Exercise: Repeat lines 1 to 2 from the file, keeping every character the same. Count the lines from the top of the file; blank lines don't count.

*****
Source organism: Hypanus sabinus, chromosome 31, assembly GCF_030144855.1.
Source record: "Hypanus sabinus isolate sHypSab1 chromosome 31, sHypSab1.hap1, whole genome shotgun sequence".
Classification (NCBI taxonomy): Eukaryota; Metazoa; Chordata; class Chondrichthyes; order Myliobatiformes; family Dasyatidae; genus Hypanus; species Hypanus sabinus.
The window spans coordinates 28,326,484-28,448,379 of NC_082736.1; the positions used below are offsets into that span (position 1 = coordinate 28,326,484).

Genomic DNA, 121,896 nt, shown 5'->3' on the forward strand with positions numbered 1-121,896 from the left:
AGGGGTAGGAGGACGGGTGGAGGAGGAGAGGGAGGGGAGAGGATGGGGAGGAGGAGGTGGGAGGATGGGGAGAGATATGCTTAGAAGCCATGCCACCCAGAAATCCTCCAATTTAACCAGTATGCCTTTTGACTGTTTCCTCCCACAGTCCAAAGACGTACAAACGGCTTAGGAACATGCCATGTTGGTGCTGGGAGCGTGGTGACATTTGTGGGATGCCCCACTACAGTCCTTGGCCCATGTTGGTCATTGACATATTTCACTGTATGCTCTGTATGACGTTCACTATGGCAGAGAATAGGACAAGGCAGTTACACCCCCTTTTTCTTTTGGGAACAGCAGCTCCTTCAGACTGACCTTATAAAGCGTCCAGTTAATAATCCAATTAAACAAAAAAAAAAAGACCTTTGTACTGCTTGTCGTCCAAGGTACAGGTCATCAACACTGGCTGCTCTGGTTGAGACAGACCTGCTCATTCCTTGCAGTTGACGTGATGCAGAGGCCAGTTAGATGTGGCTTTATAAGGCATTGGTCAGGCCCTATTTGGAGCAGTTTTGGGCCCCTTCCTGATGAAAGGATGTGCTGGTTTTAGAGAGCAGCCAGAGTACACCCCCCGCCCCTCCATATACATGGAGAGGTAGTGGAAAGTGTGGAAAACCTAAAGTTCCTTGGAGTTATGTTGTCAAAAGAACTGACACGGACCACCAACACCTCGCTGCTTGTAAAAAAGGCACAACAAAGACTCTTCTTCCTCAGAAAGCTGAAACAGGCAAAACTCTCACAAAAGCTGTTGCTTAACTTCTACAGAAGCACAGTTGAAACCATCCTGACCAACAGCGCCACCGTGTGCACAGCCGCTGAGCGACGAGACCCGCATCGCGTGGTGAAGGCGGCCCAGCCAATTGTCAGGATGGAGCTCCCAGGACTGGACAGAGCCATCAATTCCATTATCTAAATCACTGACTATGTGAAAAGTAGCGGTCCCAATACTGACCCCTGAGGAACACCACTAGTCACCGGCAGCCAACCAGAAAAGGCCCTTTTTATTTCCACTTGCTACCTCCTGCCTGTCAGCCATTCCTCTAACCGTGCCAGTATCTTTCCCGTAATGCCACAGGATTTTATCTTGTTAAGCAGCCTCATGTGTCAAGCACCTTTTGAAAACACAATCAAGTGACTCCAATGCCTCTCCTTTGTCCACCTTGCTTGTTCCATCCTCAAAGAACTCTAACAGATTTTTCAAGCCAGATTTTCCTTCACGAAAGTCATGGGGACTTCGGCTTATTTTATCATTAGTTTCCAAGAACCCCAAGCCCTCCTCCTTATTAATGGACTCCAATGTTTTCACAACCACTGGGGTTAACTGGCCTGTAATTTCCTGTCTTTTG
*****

Source organism: Hypanus sabinus, chromosome 31, assembly GCF_030144855.1.
Source record: "Hypanus sabinus isolate sHypSab1 chromosome 31, sHypSab1.hap1, whole genome shotgun sequence".